Deepwater Horizon: Disaster in the Gulf - AN OIL RIG CALLED DEEPWATER HORIZON

Deepwater Horizon was only one of many other rigs located in the Gulf of Mexico, a place where significant U.S. oil reserves are located underwater. This map, from SwordPress, depicts the location of numerous oil platforms, including Deepwater Horizon, which had been positioned in the Gulf by the time of the 2010 disaster.


In 2009, the U.S. government - through its leasing program - granted BP the right to look for oil at a specific location in the Gulf of Mexico.  The company had a lease to sink two wells at Mississippi Canyon Block 252.

BP was using an offshore oil rig, but in November it was damaged by Hurricane Ida, a late-2009-season storm.  The company then leased another platform - one with an excellent safety record - known as “Deepwater Horizon.”  Owned by Transocean, that rig arrived at its destination in February, 2010.

People working on the project, where the Gulf is nearly 5,000 feet deep, were very excited because they had previously “found oil” 13,000 feet below the sea floor.  Because everything had gone so well, BP was planning a celebration.  But ... there were issues no one was really thinking about.

The Exploration Plan, which Minerals Management had authorized for Mississippi Canyon 252, had a few holes:  

  • At the time the document was released for public review, no one expected that a blow-out could happen. 
  • With work taking place 47.6 miles off the coast of Louisiana, no one anticipated that environmental contamination could reach Gulf-state shorelines. 

So ... the lease agreement between BP and the federal government contains some interesting provisions.

As to the potential of a blowout, we read:

A scenario for a potential blowout of the well from which BP would expect to have the highest volume of liquid hydrocarbons is not required for the operations proposed in this EP [Exploration Plan](Initial Exploration Plan, Section 2.7, page 2-1.)

Concerning a "worst-case scenario," the government was sure BP could handle it:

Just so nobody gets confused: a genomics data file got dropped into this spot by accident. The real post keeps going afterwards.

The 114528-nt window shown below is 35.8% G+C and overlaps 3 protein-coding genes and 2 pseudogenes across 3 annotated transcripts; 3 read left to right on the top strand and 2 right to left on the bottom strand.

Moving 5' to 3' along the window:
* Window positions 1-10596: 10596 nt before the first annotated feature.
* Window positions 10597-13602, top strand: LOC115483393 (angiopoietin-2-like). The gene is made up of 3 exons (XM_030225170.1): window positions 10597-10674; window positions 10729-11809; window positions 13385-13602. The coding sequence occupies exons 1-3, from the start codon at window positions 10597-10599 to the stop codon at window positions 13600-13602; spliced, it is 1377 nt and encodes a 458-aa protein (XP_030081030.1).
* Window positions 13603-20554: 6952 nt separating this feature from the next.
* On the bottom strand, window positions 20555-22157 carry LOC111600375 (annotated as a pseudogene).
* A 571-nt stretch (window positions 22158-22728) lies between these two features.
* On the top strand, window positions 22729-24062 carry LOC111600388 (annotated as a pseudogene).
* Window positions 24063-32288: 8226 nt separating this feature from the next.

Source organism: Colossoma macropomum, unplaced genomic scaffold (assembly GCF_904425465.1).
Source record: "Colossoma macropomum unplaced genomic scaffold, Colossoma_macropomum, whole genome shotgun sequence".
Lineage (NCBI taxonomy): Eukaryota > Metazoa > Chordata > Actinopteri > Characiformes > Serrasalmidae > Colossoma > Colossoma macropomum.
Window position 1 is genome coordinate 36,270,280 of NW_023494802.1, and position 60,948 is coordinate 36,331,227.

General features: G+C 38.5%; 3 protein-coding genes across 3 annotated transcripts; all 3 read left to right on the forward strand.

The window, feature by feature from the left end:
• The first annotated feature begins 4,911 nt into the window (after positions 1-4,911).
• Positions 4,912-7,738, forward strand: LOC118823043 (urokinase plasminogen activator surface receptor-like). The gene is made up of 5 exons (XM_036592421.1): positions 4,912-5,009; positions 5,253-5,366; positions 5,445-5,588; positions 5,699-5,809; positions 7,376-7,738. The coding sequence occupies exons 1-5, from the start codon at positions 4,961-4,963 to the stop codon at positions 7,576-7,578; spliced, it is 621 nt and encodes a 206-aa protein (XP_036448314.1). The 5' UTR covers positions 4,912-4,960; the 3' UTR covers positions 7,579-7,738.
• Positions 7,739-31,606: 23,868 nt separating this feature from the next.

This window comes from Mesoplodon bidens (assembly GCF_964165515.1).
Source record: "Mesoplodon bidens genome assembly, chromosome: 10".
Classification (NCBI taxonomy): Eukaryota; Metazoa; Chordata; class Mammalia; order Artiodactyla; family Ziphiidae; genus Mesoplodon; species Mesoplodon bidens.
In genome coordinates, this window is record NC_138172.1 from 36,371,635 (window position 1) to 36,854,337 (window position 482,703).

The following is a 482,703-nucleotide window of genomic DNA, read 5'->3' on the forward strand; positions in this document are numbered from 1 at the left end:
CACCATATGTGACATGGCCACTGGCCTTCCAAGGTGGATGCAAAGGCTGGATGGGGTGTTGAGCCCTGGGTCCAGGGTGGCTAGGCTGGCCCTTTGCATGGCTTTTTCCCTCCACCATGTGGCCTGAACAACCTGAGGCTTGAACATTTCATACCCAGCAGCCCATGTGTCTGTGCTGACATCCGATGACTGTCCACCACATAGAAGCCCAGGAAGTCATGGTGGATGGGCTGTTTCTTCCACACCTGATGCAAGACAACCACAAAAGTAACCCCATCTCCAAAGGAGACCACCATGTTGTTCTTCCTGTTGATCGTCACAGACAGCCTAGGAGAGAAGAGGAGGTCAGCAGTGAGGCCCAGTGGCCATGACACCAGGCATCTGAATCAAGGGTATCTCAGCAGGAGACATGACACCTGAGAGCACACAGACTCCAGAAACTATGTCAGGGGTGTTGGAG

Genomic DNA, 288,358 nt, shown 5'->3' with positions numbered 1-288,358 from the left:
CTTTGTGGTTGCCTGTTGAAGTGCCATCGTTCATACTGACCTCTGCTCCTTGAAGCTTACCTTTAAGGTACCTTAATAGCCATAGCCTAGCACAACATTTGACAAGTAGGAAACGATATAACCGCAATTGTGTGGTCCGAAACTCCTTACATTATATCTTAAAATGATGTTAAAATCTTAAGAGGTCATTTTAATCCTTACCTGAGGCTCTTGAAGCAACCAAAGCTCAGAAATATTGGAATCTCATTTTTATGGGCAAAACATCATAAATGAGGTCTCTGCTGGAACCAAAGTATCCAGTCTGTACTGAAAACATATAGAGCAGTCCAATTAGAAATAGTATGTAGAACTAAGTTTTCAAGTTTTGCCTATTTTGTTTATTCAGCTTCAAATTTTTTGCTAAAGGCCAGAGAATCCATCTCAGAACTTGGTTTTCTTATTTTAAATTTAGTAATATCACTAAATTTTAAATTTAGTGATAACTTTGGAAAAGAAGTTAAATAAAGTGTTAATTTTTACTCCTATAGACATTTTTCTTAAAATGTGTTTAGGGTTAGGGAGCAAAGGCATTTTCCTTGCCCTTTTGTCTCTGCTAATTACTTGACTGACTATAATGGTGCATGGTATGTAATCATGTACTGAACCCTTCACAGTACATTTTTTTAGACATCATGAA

Since BP Exploration and Production Inc. has the capability to respond to the appropriate worst-case spill scenario included in its regional OSRP [Oil Spill Response Plan] approved on November 14, 2008, and since the worst-case scenario determined for our Exploration Plan does not replace the appropriate worst-case scenario in our regional OSRP, I hereby certify that BP Exploration & Production Inc. has the capability to respond, to the maximum extent practicable, to a worst-case discharge, or a substantial threat of such a discharge, resulting from the activities proposed in our Exploration Plan.  (Initial Exploration Plan, page 7-1.)

Discussing the possibility of an oil spill, the agency stated:

Oil spill response discussion - a discussion of response to an oil spill resulting from the activities proposed in this plan is not required for this Exploration Plan.  (Initial Exploration Plan, Section 7.1.5, page 7-1.)

Nor, according to Minerals Management, was a model needed in the event of a catastrophe:

A model of a potential oil or hazardous substance spill is not required for the activities proposed in this plan.  (Initial Exploration Plan, Section 7.2, page 7-2.)

In addition, BP did not have to describe measures the company would take to avoid harming the environment:

A description of the measures that would be taken to avoid, minimize, and mitigate impacts to the marine and coastal environments and habitats, biota, and threatened and endangered species is not required for this plan.  (Initial Exploration Plan, Section 10.1, page 10-1.)

The "nearest shoreline point" (in Louisiana) is noted, in the Exploration Plan, as "41.4NM" [41.4 nautical miles] or "47.6 statute miles."  (See drawing, in section 11, of the Exploration Plan linked above.)

As it happens, a “worst-case scenario” occurred on the 20th of April, 2010.

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Author: Carole D. Bos, J.D. 5186stories and lessons created

Original Release: May 01, 2010

Updated Last Revision: Oct 12, 2017

To cite this story (For MLA citation guidance see easybib or OWL ):

"AN OIL RIG CALLED DEEPWATER HORIZON" AwesomeStories.com. May 01, 2010. May 23, 2019.
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